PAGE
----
Under new rules taking effect this summer, the nation’s movie theaters must do more to accommodate people with disabilities.

Most theaters are now obligated to provide closed captioning and audio description for any digital movie that is distributed with such accessibility features. The services must be provided upon request at an individual’s seat.

The mandate comes thanks to a 2016 federal rule designed to clarify how the Americans with Disabilities Act applies at the movies. The rule took effect in early 2017, but included a phased rollout, with the first of three deadlines occurring June 2.

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All cinemas that were showing digital movies as of December 2016 must now have the accessibility equipment in place, notify the public of its availability and have staff to assist with the devices.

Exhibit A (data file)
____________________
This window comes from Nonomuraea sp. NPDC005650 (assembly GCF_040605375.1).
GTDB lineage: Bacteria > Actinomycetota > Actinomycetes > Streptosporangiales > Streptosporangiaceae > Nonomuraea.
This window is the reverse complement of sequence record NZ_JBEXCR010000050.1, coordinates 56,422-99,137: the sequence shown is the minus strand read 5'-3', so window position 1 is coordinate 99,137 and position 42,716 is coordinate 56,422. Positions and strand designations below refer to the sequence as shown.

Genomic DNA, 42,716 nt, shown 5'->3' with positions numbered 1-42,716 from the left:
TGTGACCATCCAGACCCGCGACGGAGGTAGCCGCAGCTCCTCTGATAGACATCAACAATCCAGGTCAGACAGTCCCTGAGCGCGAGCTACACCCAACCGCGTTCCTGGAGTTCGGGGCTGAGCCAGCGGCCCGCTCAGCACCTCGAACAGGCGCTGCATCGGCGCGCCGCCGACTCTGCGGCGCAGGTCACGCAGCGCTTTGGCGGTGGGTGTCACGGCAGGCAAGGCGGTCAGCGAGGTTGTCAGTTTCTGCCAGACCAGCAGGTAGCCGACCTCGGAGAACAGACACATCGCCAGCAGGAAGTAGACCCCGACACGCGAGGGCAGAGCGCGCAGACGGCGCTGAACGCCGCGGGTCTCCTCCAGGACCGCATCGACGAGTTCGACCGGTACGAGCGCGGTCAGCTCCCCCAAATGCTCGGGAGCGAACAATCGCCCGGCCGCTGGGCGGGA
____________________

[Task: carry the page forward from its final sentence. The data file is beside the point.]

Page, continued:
Theaters that are switching from analog to digital projection systems still have additional time to come into compliance with the rule.

The U.S. Department of Justice under the Obama administration said it issued the rule in response to complaints from the disability community about the lack of captioning and audio description at movie theaters despite ADA requirements that public facilities have auxiliary aids and similar accommodations.

Theaters that show only analog films and drive-ins are exempt from the mandate and there are exceptions in cases where complying “would result in an undue burden or a fundamental alteration.”

Both closed captioning and audio description services are provided in a manner that is only apparent to the person using the devices.